- Technical Note
- Open Access
Fast comparison of DNA sequences by oligonucleotide profiling
BMC Research Notes volume 1, Article number: 5 (2008)
The comparison of DNA sequences is a traditional problem in genomics and bioinformatics. Many new opportunities emerge due to the improvement of personal computers, allowing the implementation of novel strategies of analysis.
We describe a new program, called UVWORD, which determines the number of times that each DNA word present in a sequence (target) is found in a second sequence (source), a procedure that we have called oligonucleotide profiling. On a standard computer, the user may search for words of a size ranging from k = 1 to k = 14 nucleotides. Average counts for groups of contiguous words may also be established. The rate of analysis on standard computers is from 3.4 (k = 14) to 16 millions of words per second (1 ≤ k ≤ 8). This makes feasible the fast screening of even the longest known DNA molecules.
We show that the combination of the ability of analyzing words of relatively long size, which occur very rarely by chance, and the fast speed of the program allows to perform novel types of screenings, complementary to those provided by standard programs such as BLAST. This method can be used to determine oligonucleotide content, to characterize the distribution of repetitive sequences in chromosomes, to determine the evolutionary conservation of sequences in different species, to establish regions of similar DNA among chromosomes or genomes, etc.
There are a few qualitatively different types of analyses of DNA sequences. First, we find methods to detect similarity, often to generate pairwise or multiple alignments (e. g. those implemented in BLAST, CLUSTALX, etc.). A second type of analysis is dedicated to discover patterns of conserved motifs in multiple sequences (e. g. MEME). A third characteristic class includes the programs implementing phylogenetic analyses of DNA data (e. g. MEGA4, PAUP). Finally, a fourth significant class involves alignment-free sequence comparisons (reviewed in ). Many of the methods included in this fourth class depend on the analysis of the frequencies of different "words" of nucleotides. Word analysis has contributed to determine fundamental aspects in genomics, such as compositional biases among chromosomes or genomes, asymmetries between the strands of the double helix, biases in codon usage, patterns of DNA methylation diminishing CG dinucleotides, discovery of binding sites for transcription factors, etc. (reviewed in ). It is thus of great interest to have fast, flexible tools for exhaustive exploration of DNA words at a genomic scale. A problem of this type of analysis is how to generate algorithms able to compile and store the information for the large amounts of different words arising when large values of k, the word length, are used. One solution is to use complex preprocessing of the data and then fast multiprocessor machines, which allow for exhaustive explorations of words of any size at a genomic scale (e. g. [3–5]). These approaches have the obvious drawbacks that not all potential users may have access to parallel equipment. Moreover, each platform requires adjustments of the programs . In fact, most users interested in word genome analysis would benefit from programs able to rapidly scan for relatively short words on standard computer equipment. Studies that exhaustively characterize words in chromosomes or full genomes generally search for sequences of sizes 1 ≤ k ≤ 6 (e. g. [6–9]). Studies that look for all words of longer sizes are scarce (e. g. [10–14], for words up to k = 11). Only analyses focused on the detection of one or a few related sequences, binding sites for transcription factors or regulatory elements upstream of the genes, explore even longer words, generally up to 15 nucleotides long (e. g. refs. [6, 15–18]).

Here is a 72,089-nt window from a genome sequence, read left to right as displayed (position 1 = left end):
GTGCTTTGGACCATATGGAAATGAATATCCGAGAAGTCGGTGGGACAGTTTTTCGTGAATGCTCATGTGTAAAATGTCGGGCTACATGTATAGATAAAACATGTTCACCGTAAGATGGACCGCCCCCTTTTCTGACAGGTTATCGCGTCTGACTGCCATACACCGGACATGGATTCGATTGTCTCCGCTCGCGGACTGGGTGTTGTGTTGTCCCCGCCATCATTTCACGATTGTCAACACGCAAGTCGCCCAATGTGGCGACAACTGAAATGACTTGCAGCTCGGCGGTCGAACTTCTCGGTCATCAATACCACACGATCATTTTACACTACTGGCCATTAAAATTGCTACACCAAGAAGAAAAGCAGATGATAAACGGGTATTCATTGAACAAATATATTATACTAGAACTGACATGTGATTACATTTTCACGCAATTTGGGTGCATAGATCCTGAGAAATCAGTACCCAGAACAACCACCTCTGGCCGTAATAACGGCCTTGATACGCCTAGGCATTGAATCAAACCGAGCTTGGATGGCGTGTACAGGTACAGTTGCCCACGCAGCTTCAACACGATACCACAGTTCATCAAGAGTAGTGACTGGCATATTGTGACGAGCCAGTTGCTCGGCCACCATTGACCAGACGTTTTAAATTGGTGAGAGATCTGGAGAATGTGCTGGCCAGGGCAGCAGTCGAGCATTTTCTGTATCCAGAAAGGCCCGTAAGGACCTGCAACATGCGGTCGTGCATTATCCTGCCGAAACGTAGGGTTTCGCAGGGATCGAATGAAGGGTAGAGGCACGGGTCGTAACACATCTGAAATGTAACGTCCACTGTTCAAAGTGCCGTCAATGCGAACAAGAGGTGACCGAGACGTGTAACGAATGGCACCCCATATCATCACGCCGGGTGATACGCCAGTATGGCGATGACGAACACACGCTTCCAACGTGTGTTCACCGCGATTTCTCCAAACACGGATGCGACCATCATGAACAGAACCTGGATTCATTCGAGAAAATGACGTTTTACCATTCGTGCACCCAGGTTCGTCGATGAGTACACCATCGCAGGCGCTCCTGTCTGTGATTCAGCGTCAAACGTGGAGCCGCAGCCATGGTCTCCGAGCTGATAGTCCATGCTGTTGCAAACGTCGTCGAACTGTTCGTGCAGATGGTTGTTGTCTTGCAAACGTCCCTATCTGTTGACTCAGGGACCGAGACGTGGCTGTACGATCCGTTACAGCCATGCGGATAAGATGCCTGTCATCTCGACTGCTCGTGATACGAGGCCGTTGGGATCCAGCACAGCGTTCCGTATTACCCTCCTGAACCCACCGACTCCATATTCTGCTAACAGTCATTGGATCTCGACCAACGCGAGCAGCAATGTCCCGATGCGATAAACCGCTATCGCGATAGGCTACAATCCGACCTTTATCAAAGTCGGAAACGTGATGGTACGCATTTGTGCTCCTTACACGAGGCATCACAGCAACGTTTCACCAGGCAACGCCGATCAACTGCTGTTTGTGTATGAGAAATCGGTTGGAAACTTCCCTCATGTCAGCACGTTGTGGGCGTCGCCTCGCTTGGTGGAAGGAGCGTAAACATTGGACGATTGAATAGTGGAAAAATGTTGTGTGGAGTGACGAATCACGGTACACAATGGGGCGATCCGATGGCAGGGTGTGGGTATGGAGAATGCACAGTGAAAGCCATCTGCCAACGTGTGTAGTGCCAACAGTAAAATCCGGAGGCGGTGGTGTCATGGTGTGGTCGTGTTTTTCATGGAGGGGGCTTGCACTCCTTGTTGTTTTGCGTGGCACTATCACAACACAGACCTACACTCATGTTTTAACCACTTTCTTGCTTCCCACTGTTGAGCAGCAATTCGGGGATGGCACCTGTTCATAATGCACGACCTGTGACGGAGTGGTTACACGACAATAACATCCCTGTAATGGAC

Oligonucleotide profiling using UVWORD
Here we describe a new program, UVWORD, which implements a strategy of analysis that we have called oligonucleotide profiling. It consists in establishing the frequencies in which all the oligonucleotides detected in a particular sequence ("target sequence") are present in a second sequence ("source sequence"). The method is as follows: UVWORD first searches for words of size 1 ≤ k ≤ 14 present in the source sequence and determines their frequencies by using a sliding-window approach, moving one nucleotide in each step. Then, the program reads all words present in the target sequence. Finally, it associates each of the words in the target sequence with their corresponding frequencies in the source sequence. The user may ask the program to add together the frequencies for a number of adjacent positions in the target sequence. This is implemented in a a parameter that we have called range (R). The R value allows the user to choose between "fine grain" (typically R = 1; i. e. individual counts) and broad regional comparisons. For the latter, R values up to 105 – 106 (i. e. counts for 105 or 106 adjacent words) may be used. This is convenient when the target sequences are very long (see below). The program works at extremely fast speeds: from 3.4 (k = 14) to 16 (1 ≤ k ≤ 8) millions of words per second on a PC computer with a 2.8 GHz Intel Pentium 4 processor and 2 Gb RAM.